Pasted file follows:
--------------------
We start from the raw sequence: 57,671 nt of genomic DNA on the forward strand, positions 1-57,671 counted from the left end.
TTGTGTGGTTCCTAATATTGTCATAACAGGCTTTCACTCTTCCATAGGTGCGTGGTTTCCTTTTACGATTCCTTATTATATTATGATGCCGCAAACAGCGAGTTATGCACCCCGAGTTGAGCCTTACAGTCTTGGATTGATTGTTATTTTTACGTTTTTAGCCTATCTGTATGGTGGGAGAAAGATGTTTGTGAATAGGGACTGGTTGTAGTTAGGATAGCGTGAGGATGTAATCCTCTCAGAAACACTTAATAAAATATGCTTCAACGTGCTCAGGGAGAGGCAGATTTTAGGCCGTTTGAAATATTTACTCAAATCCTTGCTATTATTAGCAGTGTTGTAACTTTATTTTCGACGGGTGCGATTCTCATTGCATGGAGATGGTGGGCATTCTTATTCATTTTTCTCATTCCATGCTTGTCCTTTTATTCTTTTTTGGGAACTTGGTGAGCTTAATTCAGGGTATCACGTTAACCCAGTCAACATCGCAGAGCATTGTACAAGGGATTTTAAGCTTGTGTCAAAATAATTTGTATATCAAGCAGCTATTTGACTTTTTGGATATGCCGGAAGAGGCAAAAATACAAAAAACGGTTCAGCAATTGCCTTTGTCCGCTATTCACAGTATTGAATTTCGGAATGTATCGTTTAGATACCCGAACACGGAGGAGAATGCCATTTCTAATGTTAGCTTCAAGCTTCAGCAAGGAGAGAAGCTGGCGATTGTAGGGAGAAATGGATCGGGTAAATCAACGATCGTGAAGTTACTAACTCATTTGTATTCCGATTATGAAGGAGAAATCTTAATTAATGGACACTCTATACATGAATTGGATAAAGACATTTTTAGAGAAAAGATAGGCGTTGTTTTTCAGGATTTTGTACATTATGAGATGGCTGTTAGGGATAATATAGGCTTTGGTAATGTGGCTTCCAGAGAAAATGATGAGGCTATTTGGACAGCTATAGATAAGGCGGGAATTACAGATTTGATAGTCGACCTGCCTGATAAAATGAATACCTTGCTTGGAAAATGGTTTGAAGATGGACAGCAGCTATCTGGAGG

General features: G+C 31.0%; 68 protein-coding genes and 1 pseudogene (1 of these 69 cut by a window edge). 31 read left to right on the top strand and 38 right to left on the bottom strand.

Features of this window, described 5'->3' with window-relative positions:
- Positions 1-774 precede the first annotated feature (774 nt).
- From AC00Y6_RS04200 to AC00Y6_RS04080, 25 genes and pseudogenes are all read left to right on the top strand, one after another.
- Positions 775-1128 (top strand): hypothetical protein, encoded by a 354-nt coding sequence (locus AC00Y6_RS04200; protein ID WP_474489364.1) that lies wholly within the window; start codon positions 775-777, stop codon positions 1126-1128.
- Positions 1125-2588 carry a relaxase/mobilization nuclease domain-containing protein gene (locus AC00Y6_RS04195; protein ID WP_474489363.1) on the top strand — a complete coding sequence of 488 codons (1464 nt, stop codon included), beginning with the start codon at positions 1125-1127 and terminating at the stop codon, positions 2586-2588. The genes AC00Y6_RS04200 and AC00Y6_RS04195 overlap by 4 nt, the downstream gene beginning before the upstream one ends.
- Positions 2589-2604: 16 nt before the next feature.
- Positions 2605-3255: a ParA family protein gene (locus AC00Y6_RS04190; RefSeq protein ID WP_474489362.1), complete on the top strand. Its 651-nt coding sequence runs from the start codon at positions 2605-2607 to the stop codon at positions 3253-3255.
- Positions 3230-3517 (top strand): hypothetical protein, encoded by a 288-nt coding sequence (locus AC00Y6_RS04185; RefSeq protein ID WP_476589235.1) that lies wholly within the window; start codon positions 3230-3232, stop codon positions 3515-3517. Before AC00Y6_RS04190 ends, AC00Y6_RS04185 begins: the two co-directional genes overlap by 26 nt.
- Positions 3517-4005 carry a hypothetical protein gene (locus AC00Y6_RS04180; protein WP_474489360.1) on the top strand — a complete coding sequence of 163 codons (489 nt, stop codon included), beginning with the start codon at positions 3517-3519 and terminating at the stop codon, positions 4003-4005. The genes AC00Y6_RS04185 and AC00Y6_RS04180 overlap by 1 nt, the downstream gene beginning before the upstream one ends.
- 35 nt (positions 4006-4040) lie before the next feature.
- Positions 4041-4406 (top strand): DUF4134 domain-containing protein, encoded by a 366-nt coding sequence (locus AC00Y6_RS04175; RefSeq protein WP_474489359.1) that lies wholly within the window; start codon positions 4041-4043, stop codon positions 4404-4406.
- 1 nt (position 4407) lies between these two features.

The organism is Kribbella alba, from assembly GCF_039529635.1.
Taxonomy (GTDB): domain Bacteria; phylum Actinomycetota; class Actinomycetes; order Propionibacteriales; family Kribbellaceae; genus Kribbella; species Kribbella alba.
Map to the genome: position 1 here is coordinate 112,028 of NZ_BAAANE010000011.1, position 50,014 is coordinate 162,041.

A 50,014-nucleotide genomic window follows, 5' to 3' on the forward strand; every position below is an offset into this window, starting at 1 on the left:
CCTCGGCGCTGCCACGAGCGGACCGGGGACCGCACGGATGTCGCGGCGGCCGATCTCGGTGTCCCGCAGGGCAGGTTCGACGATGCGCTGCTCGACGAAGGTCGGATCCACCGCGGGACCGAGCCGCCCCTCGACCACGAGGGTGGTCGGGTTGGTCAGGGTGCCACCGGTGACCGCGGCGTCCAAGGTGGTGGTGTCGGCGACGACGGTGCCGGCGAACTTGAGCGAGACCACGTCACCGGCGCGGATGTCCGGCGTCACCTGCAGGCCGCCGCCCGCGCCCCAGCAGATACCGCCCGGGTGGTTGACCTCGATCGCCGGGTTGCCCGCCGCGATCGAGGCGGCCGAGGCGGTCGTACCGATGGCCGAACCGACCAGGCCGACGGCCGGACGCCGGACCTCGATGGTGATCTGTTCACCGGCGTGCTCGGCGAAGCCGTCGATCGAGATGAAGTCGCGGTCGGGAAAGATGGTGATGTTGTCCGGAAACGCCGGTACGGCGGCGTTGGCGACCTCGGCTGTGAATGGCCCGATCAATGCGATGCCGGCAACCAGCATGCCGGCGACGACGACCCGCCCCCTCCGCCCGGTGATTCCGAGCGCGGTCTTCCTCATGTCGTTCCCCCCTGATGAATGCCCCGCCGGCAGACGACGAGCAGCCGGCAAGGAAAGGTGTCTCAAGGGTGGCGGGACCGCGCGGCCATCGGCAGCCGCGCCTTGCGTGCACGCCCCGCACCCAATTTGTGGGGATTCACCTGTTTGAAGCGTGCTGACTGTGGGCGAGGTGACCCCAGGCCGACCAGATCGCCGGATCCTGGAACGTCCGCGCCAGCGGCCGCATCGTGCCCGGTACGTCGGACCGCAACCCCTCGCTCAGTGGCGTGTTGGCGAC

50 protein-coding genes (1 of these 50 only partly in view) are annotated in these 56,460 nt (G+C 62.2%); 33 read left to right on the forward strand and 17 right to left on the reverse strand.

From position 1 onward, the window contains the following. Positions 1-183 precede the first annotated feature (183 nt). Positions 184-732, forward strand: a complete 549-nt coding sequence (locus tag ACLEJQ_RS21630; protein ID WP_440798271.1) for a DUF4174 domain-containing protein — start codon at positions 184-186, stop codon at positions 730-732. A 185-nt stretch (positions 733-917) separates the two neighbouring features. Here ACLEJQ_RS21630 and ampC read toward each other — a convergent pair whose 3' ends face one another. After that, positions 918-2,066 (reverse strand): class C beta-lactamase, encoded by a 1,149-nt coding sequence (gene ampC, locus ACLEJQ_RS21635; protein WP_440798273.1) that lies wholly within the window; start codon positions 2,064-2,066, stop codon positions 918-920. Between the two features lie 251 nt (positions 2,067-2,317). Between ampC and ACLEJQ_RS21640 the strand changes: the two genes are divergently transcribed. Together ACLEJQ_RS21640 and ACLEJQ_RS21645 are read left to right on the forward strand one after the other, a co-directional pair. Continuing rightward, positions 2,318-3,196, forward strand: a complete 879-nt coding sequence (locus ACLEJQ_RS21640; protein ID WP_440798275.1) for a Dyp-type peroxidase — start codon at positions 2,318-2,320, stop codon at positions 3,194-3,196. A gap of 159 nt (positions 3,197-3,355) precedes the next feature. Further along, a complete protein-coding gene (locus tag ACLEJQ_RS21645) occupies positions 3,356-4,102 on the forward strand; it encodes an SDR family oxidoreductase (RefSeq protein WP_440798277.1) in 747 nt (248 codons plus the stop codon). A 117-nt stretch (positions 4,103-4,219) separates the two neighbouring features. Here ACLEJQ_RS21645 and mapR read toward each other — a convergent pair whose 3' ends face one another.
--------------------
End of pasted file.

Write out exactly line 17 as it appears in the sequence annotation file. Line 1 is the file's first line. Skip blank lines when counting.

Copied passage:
Taxonomy (GTDB): domain Bacteria; phylum Actinomycetota; class Actinomycetes; order Propionibacteriales; family Kribbellaceae; genus Kribbella; species Kribbella alba.